Tranquility broken on bike path
A recent attack by an unleashed dog on a mother and her 7-year-old has rekindled public discussion about ongoing problems with a bike path stretching between Nautilus Street in La Jolla and La Jolla Hermosa Avenue in Bird Rock.
In reply to that incident, Bird Rock Community Council (BRCC) e-mailed out this public alert: “Over spring break there was another regrettable incident on the bike path. Somewhere near Via Norte, a mother and her 7-year-old from Bird Rock Elementary were riding their bikes and a German Shepard off-leash attacked both mother and boy. The dog ripped jeans and broke the skin too.
“The dog was with the owner who argued with the mother that his dog had not attacked her and that it was a nice dog. The mother left without (dog owner’s) information due to being in shock and also because the guy was so defensive. Now the family wants to warn other families before something more serious happens. The police and animal control have been notified. We pass along these stories not to frighten folks or discourage use of the bike path, but to encourage you and your children to stay informed and alert.”
“Dogs being off-leash is a growing problem in our local parks and with animal control,” said Joe La Cava, BRCC president. “It’s something we’re concerned about, though there are a lot of good, responsible dog owners who follow the rules and control their dogs.”
San Diego Police Lt. David Nisleit, who recently replaced Brian Ahern covering the Bird Rock area, said problems with the La Jolla-Bird Rock bike path have been duly noted and are being taken seriously. “We’ve asked for some signage to be put up along that trail,” said Nisleit, adding the law is that dogs are required to be on leashes at all times outside private property.” Hopefully, with the new signs, the community will be reinformed that dogs need to be on a leash.”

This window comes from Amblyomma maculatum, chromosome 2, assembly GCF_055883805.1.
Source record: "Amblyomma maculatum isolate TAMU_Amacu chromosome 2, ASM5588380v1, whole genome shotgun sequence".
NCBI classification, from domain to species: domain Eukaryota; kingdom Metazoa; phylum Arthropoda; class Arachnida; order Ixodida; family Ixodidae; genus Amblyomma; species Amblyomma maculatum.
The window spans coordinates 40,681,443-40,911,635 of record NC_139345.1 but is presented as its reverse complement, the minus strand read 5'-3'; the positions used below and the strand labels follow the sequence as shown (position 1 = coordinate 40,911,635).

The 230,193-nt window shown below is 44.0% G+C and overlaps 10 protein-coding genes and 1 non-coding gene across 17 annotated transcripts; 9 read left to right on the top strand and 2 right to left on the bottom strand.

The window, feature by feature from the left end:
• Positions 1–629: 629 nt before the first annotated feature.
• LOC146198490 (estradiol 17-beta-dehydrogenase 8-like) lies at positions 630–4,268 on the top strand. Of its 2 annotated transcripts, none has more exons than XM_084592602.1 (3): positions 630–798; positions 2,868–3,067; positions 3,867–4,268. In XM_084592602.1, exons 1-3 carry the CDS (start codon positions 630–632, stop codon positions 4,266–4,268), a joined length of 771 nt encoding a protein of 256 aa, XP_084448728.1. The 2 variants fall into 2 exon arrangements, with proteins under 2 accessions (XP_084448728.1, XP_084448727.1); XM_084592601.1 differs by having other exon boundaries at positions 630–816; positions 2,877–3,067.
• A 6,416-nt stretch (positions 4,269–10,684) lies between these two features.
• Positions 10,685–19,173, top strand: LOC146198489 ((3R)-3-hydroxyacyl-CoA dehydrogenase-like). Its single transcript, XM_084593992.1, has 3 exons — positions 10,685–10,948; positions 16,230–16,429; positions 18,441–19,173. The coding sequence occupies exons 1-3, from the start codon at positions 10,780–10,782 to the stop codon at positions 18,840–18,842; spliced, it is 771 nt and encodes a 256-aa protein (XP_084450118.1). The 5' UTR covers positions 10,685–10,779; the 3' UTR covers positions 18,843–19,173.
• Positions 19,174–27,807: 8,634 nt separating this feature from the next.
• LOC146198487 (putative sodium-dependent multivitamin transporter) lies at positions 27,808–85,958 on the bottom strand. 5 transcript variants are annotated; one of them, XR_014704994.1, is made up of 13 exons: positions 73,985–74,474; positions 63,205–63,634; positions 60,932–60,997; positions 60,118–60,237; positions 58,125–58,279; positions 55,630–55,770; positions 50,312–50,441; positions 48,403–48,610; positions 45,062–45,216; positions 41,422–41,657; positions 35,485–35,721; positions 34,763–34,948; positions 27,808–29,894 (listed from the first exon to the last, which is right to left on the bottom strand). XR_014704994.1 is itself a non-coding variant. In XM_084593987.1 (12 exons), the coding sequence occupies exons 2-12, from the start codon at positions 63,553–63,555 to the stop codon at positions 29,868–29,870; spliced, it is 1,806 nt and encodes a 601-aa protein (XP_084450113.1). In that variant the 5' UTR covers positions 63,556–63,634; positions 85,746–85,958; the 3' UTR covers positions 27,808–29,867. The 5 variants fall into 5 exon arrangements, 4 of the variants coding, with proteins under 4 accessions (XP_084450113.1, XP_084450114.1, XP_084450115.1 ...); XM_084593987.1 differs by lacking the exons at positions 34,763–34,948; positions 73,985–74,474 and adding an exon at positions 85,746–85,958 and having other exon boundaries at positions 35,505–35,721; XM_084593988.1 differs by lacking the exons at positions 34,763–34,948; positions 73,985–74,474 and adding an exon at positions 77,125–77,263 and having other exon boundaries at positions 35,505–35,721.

Nisleit added county Animal Control is the department that handles most off-leash calls. “But if we got a call and saw a dog off-leash,” he said, “we could, and would, enforce the law.”
Animal Control is empowered to quarantine an offending dog if it proves to be a public threat.
A problem with the recent spring break dog attack, said Nisleit, is that the incident was not reported to police. “We should have been contacted as should Animal Control,” he said.
Randy and Terrie Dierlam, who live on La Jolla Hermosa Avenue, said the La Jolla bike path is becoming an increasingly popular area for people to walk their dogs in disregard of the law. “I was menaced by an off-leash dog several months ago on the bike path,” said Randy Dierlam, “and I asked the owner to call the dog off and the owner got deeply insulted. This is the same bike path kids use to get to La Jolla Elementary and La Jolla High School.”
Dierlam said he’s seeing dogs off-leash more and more often. “It’s a daily occurence,” he said. “The other day I went for an early-morning, four-mile walk to Pacific Beach and I observed six dogs off their leashes. They ran by two San Diego police officers and they did nothing and kept walking. I don’t think dogs off-leash need to be SDPD’s highest priority, but they ought to at least stop people, tell them and cite them.”
Michelle Fulchs, a BRCC member who is in charge of Bird Rock’s Neighborhood Watch program, noted is important to put the off-leash dog issue in proper perspective. “It’s another issue of lack of enforcement of existing rules,” she said. “The situation with people getting attacked by dogs in this neighborhood is fairly isolated, and yet, I think we have a growing problem. People are more and more cautious and are using the bike path less and less.”
Fulchs believes the only way people will begin to take notice of, and obey, dog-leash laws is for those laws to be enforced. “We already know the city doesn’t have enough police officers to protect its citizens,” she said. “Police officers aren’t sitting on the bike path just to ticket people. It’s going to be one of those peer pressure and policing each other (issues).”